Legal Opinion: International justice is on trial at The Hague

The International Criminal Court has the support of more than 100 countries. Robert Verkaik, Law Editor, considers the impact of its first case
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The Independent Online

The eyes of the world will be closely watching the progress of the trial of the Congolese warlord Thomas Lubanga Dyilo, who faces life imprisonment over allegations that he recruited child soldiers to his sectarian army.

This week judges ordered Lubanga to be the first defendant to face war-crime charges under the new jurisdiction at the International Criminal Court.

The case is of course important to the millions of civilian victims of the bitter fighting in the Democratic Republic of Congo. But the prosecution has a far wider resonance in that it serves as a warning to all those who believe they have nothing to fear when they carry out atrocities in the name of war. At a public hearing in The Hague, the presiding judge, Claude Jorda, announced that evidence presented by prosecutors was sufficient to "establish strong grounds to believe" that Lubanga was responsible "for war crimes consisting of enlisting and conscripting children under the age of 15".

Lubanga, 46, who has a psychology degree, was arrested in Kinshasa in March 2005 and moved to a high-security detention facility near the Dutch North Sea coast the following year. He may be the only suspect in ICC custody but court prosecutors are confident he will not be alone for long. The ICC confirmed this week that the investigation is ongoing and will lead to other warrants' being sought against members of other armed groups active in the Ituri region of Congo.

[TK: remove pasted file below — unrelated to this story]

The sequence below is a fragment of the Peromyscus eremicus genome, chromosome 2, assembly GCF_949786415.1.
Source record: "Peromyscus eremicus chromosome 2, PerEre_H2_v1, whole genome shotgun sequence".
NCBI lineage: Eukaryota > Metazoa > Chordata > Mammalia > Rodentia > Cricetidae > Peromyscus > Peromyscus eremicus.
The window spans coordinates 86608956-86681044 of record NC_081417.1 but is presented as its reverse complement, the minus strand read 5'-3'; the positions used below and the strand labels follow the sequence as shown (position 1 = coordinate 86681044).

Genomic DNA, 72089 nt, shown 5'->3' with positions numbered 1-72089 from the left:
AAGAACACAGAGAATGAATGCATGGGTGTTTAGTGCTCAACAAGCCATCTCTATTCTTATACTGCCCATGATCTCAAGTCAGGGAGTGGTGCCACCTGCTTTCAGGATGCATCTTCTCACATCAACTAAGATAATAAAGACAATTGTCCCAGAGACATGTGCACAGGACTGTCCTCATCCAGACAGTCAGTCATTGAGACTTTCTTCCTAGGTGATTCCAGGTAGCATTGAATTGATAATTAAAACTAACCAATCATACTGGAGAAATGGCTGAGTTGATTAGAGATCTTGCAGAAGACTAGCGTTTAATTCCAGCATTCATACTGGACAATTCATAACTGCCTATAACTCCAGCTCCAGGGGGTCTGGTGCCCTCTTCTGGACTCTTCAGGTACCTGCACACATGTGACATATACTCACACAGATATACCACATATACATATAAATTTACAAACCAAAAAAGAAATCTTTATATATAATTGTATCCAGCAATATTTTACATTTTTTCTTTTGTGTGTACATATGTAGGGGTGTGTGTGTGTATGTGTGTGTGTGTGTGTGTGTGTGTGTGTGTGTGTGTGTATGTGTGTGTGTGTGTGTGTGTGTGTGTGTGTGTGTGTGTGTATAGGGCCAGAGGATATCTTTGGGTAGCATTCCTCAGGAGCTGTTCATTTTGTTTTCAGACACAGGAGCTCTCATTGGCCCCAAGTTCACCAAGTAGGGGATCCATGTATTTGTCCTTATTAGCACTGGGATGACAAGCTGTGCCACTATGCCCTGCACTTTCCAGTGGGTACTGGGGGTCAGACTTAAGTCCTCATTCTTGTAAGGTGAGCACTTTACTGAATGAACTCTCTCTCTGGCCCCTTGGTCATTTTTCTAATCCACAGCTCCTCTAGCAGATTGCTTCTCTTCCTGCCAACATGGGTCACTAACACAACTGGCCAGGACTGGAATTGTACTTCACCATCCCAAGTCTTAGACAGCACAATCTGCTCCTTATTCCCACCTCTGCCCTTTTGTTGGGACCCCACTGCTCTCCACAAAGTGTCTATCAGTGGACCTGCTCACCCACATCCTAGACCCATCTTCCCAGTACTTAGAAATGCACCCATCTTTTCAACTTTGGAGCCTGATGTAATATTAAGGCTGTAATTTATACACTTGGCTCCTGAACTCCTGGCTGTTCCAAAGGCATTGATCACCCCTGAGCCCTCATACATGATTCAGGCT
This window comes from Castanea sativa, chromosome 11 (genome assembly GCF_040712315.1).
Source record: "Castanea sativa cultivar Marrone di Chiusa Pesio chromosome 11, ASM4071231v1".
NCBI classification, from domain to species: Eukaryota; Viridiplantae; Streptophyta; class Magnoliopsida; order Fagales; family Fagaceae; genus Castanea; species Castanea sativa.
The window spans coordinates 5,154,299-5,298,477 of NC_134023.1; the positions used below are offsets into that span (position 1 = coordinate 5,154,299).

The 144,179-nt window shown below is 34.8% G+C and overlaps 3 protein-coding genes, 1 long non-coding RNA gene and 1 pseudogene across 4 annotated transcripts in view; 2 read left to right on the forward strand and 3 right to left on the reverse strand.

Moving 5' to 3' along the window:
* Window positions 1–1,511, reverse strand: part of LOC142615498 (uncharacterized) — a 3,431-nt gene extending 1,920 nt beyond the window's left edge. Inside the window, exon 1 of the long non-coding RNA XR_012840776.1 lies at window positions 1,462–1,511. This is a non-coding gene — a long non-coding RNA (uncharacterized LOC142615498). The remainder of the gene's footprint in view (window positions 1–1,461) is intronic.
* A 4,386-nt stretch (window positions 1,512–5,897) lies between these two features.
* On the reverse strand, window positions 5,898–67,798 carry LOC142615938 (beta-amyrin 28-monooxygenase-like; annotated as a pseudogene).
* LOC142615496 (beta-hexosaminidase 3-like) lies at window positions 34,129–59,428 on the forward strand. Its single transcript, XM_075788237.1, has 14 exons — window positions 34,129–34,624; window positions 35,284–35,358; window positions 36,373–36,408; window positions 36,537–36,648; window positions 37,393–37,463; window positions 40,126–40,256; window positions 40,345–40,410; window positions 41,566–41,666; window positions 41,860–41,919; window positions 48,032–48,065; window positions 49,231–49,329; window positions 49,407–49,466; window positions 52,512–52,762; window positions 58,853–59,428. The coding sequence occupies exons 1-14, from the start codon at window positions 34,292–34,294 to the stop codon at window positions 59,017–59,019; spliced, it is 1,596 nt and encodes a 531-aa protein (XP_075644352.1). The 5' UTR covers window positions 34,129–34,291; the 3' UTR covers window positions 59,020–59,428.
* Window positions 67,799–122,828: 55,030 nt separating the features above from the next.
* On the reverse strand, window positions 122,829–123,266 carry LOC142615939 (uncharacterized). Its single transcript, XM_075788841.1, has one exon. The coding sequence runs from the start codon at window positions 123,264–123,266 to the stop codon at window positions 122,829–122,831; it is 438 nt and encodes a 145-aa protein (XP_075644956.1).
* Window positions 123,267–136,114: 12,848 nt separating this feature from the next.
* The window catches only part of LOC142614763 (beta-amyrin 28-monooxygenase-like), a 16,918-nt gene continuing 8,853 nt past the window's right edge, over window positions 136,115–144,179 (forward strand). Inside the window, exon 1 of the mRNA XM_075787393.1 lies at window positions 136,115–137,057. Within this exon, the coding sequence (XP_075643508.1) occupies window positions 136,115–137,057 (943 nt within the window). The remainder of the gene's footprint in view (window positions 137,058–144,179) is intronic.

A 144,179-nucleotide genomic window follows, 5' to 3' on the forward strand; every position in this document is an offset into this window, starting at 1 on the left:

But it is in another war-torn part of Africa that the jurisdiction of the court may have its greatest political impact. Next month the ICC Chief Prosecutor Luis Moreno-Ocampo is to submit evidence to the judges of some of the worst crimes committed in the Darfur region of Sudan. Over the past four years the international community has shown itself mostly ineffectual in its efforts to end the genocide in Darfur and two years ago the UN Security Council referred allegations of war crimes to the ICC.

Mr Moreno-Ocampo says that his investigations have gathered evidence which points to specific individuals who appear to bear the greatest responsibility for war crimes and crimes against humanity including persecution, torture, murder, and rape:

This Council [the UN Security Council] has recognised that justice for victims will contribute to enhancing security and will send an important warning - beyond the borders of Darfur - to those individuals who might otherwise resort to violence and the commission of crimes to achieve their aims.

He said the first case focuses on a series of incidents in 2003 and 2004, when the most serious crimes occurred in large numbers and reveals an "underlying operational system" at work. As Mr Moreno-Ocampo prepares to present the evidence to the judges, he says he is closely following allegations of current crimes reported to exacerbate the suffering of the vulnerable population in Darfur, including more than two million already displaced by the violence. Despite the Darfur Peace Agreement, there continue to be reports, almost daily, of grave criminal acts, including sexual assaults of women and children and attacks on villages, in addition to reports of attacks against humanitarian aid workers and African Union peacekeepers.

"The perpetrators are standing in the way of peace and security,"Mr Moreno-Ocampo recently told the United Nations.